Yesterday’s Vascular Malformations course began with a talk by Andreas Saleh (Munich, Germany) on four basic principles for diagnostic imaging. According to his first principle, clinicians should make sure to take a thorough patient history, and perform clinical examinations and colour-coded duplex sonography. Saleh then advised that clinicians should aim to distinguish between high- and low-flow vascular malformations.
Saleh’s third recommendation was to remember that lymphatic malformations can have a varying signal on longitudinal relaxation time (T1)-weighted MR images. “Of course, you can distinguish
[lymphatic malformation] by clinical examination by colour-coded duplex sonography, but, based on MR imaging, you can distinguish it by contrast enhancement,” he said. His fourth principle was concerned with the diagnosis of microcystic and macrocystic lymphatic malformation. This is important from a treatment point of view, “because macrocystic lymphatic malformation you can treat percutaneously…microcystic lymphatic malformations are very much more difficult to treat.”ategorising lymphatic and venous malformations as “low flow”, and arteriovenous malformations and fistulas as “high flow”, his second principle stated that clinicians can recognise low flow malformations by the appearance of a high signal on transverse relaxation time (T2)-weighted magnetic resonance (MR) images. A low signal indicates high flow malformation. Saleh went on to explain how lymphatic and venous malformations, as well as vascular and solid tumours, can be diagnosed. “In a scientific session, it is not difficult to distinguish between a tumour and a vascular malformation. But, in real life, it may be challenging,” Saleh warned.
Concentrating on venous malformations, Walter Wohlgemuth (Regensburg, Germany) went on to discuss classification and therapeutic implications, in advance of an interactive case presentation from Matthias Widmer (Bern, Switzerland). “It is very easy to distinguish high flow and low flow,” Wohlgemuth commented in reference to MR images. “If you are asking yourself if it is a high-flow or low-flow lesion, then it is low-flow, because a high-flow lesion is very easy to see.” Stating that there is no well-established classification of venous malformations—including phlebographic classification—he said that, “The most important part…is the communications of the venous malformation to the deep venous system.” Describing his preferred technique in detail, Wohlgemuth recommended treatment by direct puncture sclerotherapy, with no need for invasive arterial angiogram. Following the presentation, Widmer took attendees through a practical example of a case of venous malformation, encouraging the audience to participate in working out optimal approaches to treatment.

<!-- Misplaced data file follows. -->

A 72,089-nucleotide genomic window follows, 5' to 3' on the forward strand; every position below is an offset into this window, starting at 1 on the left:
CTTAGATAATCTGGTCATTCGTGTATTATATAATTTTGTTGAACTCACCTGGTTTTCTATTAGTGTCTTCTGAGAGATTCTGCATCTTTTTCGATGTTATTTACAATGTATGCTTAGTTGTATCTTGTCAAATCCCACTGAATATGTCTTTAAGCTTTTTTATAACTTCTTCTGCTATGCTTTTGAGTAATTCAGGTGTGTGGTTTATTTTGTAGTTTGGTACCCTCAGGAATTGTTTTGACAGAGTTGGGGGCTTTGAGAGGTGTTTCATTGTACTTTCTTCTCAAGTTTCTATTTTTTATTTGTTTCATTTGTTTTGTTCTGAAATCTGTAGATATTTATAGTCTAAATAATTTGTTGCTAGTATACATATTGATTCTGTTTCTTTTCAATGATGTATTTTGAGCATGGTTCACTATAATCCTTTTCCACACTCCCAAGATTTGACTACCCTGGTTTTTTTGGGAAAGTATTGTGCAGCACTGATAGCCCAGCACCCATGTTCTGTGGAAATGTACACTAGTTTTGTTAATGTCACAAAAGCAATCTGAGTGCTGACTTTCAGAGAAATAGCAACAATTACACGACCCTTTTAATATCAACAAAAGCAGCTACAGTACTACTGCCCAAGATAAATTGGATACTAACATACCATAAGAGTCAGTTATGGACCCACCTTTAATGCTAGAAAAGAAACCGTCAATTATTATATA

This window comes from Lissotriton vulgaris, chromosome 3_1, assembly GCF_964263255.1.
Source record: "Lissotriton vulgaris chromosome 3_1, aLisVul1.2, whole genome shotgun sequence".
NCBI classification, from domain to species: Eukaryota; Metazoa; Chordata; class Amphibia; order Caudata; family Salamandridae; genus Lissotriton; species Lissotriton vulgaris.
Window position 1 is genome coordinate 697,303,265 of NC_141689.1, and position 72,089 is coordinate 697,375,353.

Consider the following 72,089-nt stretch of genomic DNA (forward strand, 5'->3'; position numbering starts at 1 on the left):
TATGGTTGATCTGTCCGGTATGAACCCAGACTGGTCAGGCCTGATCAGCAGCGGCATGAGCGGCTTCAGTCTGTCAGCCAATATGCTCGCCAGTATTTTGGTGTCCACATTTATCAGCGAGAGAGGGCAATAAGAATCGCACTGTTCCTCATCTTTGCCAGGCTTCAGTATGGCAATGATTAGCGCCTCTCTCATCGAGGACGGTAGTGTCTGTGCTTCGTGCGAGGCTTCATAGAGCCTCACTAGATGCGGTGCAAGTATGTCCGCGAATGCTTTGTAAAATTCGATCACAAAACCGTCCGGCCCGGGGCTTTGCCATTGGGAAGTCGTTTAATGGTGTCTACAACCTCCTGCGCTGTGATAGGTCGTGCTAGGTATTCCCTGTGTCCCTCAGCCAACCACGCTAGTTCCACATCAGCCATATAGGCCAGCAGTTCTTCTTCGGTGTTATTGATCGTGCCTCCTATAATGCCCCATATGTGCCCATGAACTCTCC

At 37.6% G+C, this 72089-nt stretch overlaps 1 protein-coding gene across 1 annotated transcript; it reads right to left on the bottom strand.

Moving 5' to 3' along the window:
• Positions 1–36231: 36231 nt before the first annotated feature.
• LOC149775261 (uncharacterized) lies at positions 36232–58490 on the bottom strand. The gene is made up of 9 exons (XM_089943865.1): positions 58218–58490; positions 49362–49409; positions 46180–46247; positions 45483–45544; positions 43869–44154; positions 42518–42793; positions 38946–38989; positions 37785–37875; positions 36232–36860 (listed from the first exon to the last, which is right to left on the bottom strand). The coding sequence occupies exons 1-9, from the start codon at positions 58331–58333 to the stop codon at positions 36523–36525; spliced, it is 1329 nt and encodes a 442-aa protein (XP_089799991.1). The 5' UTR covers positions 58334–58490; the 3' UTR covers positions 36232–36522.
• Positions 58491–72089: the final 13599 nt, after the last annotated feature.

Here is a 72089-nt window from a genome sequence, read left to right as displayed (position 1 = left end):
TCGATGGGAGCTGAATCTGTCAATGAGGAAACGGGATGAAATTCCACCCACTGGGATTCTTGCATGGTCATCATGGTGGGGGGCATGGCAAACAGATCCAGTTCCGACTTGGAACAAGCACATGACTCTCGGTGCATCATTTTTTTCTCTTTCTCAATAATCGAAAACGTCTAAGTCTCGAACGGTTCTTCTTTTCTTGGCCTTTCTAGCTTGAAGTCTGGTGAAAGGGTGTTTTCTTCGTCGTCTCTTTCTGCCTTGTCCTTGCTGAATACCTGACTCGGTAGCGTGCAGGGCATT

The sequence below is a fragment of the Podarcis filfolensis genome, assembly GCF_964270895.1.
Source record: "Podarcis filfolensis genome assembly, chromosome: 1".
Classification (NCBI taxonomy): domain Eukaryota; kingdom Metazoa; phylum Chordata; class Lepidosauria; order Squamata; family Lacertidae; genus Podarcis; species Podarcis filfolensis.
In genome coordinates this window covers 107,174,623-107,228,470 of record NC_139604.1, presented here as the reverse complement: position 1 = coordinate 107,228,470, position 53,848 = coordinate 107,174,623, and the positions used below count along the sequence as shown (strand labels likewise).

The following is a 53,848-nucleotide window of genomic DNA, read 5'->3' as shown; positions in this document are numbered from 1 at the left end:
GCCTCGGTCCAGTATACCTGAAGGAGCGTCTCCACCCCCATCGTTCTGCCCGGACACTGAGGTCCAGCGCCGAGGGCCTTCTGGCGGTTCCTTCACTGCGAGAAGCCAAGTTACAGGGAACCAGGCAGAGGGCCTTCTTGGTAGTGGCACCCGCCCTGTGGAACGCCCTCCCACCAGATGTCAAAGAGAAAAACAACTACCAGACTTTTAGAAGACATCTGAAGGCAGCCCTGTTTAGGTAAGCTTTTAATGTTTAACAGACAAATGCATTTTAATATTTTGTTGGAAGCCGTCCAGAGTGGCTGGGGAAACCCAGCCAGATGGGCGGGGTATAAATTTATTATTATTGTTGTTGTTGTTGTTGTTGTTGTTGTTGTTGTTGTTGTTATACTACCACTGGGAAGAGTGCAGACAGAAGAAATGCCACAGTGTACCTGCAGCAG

A highlight of the course was a lesson in how to handle localised intravascular coagulopathy in venous malformations, from chairperson Iris Baumgartner (Bern, Switzerland). Taking attendees through a detailed management algorithm for the diagnosis and treatment of coagulation disorders in venous malformation, she highlighted the importance of understanding this area, stating, “[Patients] often have…local activation of the thrombotic system. That can cause pain—because of local thrombus—thrombosis itself, or it can create bleeding,” she told attendees. Treatment by low-molecular-weight heparin should be guided by presence of recurrent pain, whether patients are due to undergo invasive treatment, and in cases of deep vein thrombosis. Baumgartner advised that novel anticoagulants were potential alternative treatments.
The session went on to cover Klippel-Trenauney syndrome, arteriovenous malformations and treatment of congenital vascular malformations in children. Each presentation was followed by an interactive case, allowing delegates to discuss and debate optimal treatment practices, evaluating and implementing the course content in each hypothetical scenario.